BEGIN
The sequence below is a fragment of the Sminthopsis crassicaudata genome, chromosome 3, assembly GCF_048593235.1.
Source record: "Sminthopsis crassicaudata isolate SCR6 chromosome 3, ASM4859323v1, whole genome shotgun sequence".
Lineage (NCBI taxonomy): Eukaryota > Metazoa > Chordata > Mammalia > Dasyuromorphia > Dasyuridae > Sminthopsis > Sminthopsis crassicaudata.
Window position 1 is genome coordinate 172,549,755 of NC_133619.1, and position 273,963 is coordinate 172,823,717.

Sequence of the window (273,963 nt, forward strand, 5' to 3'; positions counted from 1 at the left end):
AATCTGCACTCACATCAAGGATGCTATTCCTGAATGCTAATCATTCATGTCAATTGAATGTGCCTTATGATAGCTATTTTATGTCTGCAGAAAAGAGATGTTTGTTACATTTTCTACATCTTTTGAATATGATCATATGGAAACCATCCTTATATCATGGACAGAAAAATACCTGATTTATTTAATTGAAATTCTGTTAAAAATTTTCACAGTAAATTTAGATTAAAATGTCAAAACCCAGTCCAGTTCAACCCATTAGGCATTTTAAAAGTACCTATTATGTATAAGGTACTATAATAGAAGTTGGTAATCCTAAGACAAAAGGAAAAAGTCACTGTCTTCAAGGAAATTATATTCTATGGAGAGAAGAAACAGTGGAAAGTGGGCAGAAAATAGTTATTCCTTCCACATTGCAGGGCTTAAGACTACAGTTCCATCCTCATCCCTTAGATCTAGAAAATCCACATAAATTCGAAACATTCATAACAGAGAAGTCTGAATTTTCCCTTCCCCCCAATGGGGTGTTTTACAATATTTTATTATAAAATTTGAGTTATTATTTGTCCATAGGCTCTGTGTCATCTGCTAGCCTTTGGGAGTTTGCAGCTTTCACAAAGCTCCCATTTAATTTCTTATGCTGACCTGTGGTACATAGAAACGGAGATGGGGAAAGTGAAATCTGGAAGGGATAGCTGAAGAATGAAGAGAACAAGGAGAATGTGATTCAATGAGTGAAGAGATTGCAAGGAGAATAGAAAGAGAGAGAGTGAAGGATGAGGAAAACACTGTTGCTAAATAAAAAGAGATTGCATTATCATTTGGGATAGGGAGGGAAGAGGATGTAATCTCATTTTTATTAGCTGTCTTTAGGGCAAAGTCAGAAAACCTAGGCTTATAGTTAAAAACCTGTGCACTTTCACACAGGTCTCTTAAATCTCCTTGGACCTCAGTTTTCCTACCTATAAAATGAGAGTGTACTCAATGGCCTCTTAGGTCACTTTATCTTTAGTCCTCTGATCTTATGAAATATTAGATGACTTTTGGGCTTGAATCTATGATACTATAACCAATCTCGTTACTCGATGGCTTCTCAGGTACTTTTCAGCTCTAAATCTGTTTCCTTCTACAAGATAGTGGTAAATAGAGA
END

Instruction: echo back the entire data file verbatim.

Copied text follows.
The sequence below is a fragment of the Sminthopsis crassicaudata genome, chromosome 3, assembly GCF_048593235.1.
Source record: "Sminthopsis crassicaudata isolate SCR6 chromosome 3, ASM4859323v1, whole genome shotgun sequence".
Lineage (NCBI taxonomy): Eukaryota > Metazoa > Chordata > Mammalia > Dasyuromorphia > Dasyuridae > Sminthopsis > Sminthopsis crassicaudata.
Window position 1 is genome coordinate 172,549,755 of NC_133619.1, and position 273,963 is coordinate 172,823,717.

Sequence of the window (273,963 nt, forward strand, 5' to 3'; positions counted from 1 at the left end):
AATCTGCACTCACATCAAGGATGCTATTCCTGAATGCTAATCATTCATGTCAATTGAATGTGCCTTATGATAGCTATTTTATGTCTGCAGAAAAGAGATGTTTGTTACATTTTCTACATCTTTTGAATATGATCATATGGAAACCATCCTTATATCATGGACAGAAAAATACCTGATTTATTTAATTGAAATTCTGTTAAAAATTTTCACAGTAAATTTAGATTAAAATGTCAAAACCCAGTCCAGTTCAACCCATTAGGCATTTTAAAAGTACCTATTATGTATAAGGTACTATAATAGAAGTTGGTAATCCTAAGACAAAAGGAAAAAGTCACTGTCTTCAAGGAAATTATATTCTATGGAGAGAAGAAACAGTGGAAAGTGGGCAGAAAATAGTTATTCCTTCCACATTGCAGGGCTTAAGACTACAGTTCCATCCTCATCCCTTAGATCTAGAAAATCCACATAAATTCGAAACATTCATAACAGAGAAGTCTGAATTTTCCCTTCCCCCCAATGGGGTGTTTTACAATATTTTATTATAAAATTTGAGTTATTATTTGTCCATAGGCTCTGTGTCATCTGCTAGCCTTTGGGAGTTTGCAGCTTTCACAAAGCTCCCATTTAATTTCTTATGCTGACCTGTGGTACATAGAAACGGAGATGGGGAAAGTGAAATCTGGAAGGGATAGCTGAAGAATGAAGAGAACAAGGAGAATGTGATTCAATGAGTGAAGAGATTGCAAGGAGAATAGAAAGAGAGAGAGTGAAGGATGAGGAAAACACTGTTGCTAAATAAAAAGAGATTGCATTATCATTTGGGATAGGGAGGGAAGAGGATGTAATCTCATTTTTATTAGCTGTCTTTAGGGCAAAGTCAGAAAACCTAGGCTTATAGTTAAAAACCTGTGCACTTTCACACAGGTCTCTTAAATCTCCTTGGACCTCAGTTTTCCTACCTATAAAATGAGAGTGTACTCAATGGCCTCTTAGGTCACTTTATCTTTAGTCCTCTGATCTTATGAAATATTAGATGACTTTTGGGCTTGAATCTATGATACTATAACCAATCTCGTTACTCGATGGCTTCTCAGGTACTTTTCAGCTCTAAATCTGTTTCCTTCTACAAGATAGTGGTAAATAGAGA